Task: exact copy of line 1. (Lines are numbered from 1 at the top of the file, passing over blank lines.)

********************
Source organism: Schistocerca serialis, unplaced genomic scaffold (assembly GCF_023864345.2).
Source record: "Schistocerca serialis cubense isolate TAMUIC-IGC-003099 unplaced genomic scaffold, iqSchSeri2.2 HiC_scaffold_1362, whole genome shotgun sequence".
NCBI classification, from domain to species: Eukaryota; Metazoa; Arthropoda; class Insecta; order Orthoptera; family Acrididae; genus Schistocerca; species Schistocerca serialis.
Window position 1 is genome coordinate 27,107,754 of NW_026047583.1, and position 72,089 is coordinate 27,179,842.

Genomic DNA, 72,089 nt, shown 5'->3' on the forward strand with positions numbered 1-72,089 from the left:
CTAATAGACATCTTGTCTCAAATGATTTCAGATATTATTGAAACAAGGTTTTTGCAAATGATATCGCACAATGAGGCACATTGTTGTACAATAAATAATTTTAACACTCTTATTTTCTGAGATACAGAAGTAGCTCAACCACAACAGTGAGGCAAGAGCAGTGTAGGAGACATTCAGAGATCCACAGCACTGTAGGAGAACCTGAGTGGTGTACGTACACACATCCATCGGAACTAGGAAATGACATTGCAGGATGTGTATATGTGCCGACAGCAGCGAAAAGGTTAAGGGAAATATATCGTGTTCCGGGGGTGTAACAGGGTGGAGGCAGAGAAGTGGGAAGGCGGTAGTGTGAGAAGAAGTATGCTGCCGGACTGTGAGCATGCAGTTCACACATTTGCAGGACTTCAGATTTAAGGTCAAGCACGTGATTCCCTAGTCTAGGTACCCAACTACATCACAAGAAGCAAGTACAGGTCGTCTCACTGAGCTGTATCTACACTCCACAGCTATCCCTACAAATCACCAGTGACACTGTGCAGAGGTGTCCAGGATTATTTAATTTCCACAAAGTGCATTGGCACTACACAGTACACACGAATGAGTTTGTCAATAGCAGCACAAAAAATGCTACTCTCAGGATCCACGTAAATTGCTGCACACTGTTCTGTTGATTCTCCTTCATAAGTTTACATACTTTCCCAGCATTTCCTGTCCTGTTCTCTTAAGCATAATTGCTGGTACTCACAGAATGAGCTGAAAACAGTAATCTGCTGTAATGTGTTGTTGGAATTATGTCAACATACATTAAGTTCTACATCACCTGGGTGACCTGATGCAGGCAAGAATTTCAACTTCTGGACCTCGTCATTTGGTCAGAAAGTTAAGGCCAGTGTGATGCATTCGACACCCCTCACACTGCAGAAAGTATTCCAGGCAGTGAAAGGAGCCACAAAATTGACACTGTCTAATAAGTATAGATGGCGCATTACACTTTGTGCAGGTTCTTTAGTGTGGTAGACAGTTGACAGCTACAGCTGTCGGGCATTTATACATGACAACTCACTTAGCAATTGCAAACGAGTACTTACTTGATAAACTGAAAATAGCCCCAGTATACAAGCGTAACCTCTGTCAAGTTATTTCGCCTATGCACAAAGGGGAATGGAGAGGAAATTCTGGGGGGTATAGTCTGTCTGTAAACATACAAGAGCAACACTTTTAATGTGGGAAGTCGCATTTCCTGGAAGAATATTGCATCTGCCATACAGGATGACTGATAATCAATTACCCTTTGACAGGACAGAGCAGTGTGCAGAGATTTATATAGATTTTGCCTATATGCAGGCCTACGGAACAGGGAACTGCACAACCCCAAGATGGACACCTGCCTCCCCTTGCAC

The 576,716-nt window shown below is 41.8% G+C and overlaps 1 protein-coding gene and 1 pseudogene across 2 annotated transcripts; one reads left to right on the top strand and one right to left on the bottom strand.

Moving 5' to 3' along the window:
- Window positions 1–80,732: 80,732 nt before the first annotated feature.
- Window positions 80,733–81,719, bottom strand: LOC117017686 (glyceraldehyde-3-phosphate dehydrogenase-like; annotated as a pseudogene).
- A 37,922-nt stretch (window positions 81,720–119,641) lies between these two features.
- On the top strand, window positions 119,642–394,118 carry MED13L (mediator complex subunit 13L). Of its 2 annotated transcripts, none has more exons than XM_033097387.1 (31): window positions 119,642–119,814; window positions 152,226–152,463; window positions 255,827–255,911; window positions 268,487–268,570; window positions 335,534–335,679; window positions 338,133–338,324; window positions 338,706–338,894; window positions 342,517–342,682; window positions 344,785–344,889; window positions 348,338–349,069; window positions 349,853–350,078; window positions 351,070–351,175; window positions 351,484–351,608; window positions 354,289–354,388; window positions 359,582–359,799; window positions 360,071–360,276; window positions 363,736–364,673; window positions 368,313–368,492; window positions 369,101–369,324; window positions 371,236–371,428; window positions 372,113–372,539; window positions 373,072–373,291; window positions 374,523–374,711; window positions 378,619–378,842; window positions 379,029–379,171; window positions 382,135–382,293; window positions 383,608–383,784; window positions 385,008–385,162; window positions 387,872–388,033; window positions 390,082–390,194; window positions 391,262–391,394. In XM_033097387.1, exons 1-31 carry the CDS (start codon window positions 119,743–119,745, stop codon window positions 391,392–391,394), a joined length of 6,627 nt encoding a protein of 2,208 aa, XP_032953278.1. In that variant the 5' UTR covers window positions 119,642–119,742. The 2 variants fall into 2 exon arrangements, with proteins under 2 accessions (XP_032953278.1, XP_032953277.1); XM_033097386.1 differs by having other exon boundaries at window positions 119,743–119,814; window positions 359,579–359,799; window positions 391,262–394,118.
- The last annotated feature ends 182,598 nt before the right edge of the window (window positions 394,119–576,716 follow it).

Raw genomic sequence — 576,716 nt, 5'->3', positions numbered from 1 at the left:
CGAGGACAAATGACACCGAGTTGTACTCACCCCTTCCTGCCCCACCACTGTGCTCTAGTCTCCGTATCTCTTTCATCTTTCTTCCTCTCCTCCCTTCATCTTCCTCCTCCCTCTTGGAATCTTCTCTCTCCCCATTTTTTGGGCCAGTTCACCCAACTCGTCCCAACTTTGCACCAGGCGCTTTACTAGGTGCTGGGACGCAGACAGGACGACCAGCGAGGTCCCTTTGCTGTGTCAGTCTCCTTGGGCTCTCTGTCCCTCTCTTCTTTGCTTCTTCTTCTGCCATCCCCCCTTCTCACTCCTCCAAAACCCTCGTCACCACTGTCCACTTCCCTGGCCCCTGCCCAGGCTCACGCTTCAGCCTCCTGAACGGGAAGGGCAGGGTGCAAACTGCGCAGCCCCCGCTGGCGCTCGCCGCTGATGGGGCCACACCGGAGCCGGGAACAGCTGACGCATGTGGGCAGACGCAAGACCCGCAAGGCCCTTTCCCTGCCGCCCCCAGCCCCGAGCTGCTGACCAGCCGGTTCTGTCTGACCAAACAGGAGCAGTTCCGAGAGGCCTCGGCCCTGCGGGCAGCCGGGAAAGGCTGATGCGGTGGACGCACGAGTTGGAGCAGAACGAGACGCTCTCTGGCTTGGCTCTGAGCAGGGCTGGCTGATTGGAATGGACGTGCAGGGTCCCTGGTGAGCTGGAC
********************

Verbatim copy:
Source organism: Schistocerca serialis, unplaced genomic scaffold (assembly GCF_023864345.2).